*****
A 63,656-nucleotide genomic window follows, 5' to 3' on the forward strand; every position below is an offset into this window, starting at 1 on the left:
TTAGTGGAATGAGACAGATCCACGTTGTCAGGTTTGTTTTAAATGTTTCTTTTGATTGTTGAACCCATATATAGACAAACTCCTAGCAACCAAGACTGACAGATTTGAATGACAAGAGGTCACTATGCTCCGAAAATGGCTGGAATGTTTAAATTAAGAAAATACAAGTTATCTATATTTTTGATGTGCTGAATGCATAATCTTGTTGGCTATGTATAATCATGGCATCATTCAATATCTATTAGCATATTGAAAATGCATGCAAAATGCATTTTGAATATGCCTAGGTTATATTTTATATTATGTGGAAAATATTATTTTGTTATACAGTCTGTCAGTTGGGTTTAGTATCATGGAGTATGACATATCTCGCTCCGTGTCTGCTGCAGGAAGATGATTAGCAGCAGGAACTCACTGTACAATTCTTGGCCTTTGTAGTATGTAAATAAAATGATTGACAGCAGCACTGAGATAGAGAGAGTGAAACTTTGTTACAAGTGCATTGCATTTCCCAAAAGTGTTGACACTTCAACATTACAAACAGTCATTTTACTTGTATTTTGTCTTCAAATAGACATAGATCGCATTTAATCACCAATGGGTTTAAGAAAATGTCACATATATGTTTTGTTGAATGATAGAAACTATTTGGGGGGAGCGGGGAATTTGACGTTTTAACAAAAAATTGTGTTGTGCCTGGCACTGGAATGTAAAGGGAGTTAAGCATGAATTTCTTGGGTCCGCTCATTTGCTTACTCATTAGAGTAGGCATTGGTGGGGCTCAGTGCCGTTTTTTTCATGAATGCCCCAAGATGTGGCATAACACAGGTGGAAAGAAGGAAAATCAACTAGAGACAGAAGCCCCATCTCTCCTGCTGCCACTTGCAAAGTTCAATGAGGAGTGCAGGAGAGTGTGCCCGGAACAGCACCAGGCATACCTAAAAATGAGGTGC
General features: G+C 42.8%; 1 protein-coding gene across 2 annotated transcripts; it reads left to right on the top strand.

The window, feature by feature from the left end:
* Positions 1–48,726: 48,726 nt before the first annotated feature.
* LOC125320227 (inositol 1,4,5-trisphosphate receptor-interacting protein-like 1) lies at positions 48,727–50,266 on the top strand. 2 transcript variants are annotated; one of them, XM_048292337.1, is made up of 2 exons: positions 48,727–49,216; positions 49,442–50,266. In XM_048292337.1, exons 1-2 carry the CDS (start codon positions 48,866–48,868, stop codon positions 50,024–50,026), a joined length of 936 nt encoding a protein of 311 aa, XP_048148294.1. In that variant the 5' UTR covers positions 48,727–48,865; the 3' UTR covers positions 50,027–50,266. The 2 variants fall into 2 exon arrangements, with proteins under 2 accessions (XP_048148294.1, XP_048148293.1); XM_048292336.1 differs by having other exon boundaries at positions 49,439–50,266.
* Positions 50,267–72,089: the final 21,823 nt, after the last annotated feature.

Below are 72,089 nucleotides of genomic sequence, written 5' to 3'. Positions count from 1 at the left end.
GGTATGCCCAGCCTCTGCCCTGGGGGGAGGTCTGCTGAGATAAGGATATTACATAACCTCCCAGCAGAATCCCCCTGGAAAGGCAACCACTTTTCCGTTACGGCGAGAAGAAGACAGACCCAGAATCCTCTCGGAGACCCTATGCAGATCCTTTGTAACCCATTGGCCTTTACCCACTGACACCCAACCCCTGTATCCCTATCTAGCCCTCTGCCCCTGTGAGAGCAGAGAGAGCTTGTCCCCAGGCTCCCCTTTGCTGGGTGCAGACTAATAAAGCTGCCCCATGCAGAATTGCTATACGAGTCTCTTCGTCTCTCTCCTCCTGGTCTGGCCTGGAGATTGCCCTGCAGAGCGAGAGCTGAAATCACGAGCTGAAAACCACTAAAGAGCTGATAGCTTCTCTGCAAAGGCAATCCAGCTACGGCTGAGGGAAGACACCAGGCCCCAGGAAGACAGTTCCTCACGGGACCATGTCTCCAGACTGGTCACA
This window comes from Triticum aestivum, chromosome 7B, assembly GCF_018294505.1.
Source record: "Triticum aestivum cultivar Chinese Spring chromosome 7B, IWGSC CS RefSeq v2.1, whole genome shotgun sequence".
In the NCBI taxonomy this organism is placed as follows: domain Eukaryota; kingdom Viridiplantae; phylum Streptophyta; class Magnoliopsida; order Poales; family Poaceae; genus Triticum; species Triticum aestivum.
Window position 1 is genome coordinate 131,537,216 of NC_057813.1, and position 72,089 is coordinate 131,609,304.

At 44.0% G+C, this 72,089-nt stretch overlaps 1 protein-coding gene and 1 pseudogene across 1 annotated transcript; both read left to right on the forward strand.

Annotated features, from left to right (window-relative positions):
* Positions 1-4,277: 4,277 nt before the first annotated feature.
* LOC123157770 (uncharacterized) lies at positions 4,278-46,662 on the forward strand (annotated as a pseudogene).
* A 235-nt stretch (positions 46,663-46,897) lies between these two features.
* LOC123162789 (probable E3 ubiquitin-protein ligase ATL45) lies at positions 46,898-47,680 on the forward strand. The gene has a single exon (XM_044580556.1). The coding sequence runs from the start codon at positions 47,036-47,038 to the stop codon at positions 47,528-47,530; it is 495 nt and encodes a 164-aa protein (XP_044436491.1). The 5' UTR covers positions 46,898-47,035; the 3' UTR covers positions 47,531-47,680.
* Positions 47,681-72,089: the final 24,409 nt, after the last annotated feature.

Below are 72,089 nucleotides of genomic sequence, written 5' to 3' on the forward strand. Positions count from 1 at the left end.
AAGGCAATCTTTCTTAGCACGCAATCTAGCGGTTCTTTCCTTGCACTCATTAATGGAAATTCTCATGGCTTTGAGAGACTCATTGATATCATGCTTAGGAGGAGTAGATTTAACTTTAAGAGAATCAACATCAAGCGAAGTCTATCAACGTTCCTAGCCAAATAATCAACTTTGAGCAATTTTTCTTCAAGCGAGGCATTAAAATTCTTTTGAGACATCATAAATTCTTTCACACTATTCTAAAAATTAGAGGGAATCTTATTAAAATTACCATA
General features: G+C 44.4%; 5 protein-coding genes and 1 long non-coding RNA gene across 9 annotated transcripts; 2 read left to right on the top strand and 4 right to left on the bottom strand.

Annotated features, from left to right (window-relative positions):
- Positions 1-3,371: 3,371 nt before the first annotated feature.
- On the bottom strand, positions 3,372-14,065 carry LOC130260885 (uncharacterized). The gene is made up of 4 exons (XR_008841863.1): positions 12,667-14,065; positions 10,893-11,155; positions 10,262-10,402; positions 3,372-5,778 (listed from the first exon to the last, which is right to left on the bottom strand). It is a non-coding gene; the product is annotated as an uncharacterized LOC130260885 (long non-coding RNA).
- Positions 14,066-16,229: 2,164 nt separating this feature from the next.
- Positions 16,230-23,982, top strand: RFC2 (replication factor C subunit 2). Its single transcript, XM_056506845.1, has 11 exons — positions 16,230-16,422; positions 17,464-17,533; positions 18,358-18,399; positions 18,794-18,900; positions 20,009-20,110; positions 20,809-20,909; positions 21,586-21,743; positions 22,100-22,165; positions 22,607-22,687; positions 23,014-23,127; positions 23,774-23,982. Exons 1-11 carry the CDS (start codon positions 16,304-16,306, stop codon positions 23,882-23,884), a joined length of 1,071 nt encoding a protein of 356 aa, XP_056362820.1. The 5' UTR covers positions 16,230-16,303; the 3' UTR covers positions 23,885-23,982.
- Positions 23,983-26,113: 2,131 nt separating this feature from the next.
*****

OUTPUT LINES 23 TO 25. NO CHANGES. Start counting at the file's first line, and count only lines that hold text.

General features: G+C 44.4%; 5 protein-coding genes and 1 long non-coding RNA gene across 9 annotated transcripts; 2 read left to right on the top strand and 4 right to left on the bottom strand.

Annotated features, from left to right (window-relative positions):
- Positions 1-3,371: 3,371 nt before the first annotated feature.